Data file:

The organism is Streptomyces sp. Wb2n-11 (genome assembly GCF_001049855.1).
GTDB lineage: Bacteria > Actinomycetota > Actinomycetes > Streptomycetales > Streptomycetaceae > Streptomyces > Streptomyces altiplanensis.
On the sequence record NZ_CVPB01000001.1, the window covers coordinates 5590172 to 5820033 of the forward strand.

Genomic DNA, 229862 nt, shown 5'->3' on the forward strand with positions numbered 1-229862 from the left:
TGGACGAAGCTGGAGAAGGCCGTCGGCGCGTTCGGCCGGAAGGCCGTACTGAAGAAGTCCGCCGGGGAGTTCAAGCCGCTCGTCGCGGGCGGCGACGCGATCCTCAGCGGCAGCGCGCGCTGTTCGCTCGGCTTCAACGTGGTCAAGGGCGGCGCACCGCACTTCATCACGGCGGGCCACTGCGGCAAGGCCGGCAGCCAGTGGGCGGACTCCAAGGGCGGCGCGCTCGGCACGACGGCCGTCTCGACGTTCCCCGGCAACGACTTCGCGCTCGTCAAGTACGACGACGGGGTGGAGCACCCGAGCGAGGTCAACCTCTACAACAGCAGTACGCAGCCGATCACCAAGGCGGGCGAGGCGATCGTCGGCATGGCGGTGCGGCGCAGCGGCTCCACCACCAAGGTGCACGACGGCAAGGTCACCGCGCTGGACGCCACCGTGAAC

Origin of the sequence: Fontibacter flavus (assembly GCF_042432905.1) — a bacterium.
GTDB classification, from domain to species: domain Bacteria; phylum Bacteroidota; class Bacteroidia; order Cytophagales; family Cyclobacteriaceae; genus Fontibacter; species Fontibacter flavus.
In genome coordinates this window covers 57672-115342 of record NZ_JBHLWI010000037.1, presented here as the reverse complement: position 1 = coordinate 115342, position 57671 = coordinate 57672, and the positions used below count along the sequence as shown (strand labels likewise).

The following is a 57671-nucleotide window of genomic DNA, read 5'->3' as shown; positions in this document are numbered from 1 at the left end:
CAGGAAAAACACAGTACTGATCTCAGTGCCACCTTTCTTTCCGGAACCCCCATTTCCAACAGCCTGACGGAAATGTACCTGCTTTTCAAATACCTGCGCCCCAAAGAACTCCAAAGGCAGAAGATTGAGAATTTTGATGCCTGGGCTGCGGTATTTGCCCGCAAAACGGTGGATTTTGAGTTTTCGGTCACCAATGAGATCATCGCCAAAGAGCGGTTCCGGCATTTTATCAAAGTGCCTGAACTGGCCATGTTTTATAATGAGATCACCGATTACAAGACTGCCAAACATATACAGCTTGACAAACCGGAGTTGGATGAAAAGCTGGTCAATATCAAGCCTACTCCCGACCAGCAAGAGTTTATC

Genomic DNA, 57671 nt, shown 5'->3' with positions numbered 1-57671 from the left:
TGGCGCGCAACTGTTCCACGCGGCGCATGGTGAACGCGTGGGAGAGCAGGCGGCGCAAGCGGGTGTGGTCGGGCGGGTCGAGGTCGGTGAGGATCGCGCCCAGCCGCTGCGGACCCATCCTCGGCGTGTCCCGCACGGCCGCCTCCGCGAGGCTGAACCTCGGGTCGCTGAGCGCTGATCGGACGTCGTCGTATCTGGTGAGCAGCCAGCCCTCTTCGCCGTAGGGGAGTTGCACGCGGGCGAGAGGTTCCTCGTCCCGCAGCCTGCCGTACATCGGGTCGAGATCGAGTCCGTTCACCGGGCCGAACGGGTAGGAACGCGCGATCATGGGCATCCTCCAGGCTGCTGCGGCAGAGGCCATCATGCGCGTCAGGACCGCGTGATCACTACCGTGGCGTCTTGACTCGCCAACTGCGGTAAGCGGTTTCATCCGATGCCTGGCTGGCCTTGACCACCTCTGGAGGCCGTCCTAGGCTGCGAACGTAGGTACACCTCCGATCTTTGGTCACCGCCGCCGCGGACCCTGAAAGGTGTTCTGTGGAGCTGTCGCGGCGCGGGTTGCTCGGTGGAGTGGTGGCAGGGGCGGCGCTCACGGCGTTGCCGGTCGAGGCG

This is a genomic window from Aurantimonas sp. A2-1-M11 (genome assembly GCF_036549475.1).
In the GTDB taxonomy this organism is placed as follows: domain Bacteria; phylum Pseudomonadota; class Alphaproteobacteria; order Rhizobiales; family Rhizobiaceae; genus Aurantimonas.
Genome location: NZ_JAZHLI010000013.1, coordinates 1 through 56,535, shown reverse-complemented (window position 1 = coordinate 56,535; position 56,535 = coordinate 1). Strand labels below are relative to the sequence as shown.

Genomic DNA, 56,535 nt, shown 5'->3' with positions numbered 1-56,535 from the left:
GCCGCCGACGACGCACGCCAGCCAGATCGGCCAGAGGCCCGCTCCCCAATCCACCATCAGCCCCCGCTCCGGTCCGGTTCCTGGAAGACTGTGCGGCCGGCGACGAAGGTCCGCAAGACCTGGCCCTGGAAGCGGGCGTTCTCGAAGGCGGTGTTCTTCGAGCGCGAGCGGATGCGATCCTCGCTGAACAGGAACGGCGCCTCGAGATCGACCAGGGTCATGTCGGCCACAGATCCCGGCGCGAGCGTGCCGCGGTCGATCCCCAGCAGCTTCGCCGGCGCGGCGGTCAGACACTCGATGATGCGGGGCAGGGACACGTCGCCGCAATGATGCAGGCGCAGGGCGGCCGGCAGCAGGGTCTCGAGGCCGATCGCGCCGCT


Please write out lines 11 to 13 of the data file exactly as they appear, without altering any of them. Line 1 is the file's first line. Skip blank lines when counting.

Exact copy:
Genomic DNA, 57671 nt, shown 5'->3' with positions numbered 1-57671 from the left:
TGGCGCGCAACTGTTCCACGCGGCGCATGGTGAACGCGTGGGAGAGCAGGCGGCGCAAGCGGGTGTGGTCGGGCGGGTCGAGGTCGGTGAGGATCGCGCCCAGCCGCTGCGGACCCATCCTCGGCGTGTCCCGCACGGCCGCCTCCGCGAGGCTGAACCTCGGGTCGCTGAGCGCTGATCGGACGTCGTCGTATCTGGTGAGCAGCCAGCCCTCTTCGCCGTAGGGGAGTTGCACGCGGGCGAGAGGTTCCTCGTCCCGCAGCCTGCCGTACATCGGGTCGAGATCGAGTCCGTTCACCGGGCCGAACGGGTAGGAACGCGCGATCATGGGCATCCTCCAGGCTGCTGCGGCAGAGGCCATCATGCGCGTCAGGACCGCGTGATCACTACCGTGGCGTCTTGACTCGCCAACTGCGGTAAGCGGTTTCATCCGATGCCTGGCTGGCCTTGACCACCTCTGGAGGCCGTCCTAGGCTGCGAACGTAGGTACACCTCCGATCTTTGGTCACCGCCGCCGCGGACCCTGAAAGGTGTTCTGTGGAGCTGTCGCGGCGCGGGTTGCTCGGTGGAGTGGTGGCAGGGGCGGCGCTCACGGCGTTGCCGGTCGAGGCG

This is a genomic window from Aurantimonas sp. A2-1-M11 (genome assembly GCF_036549475.1).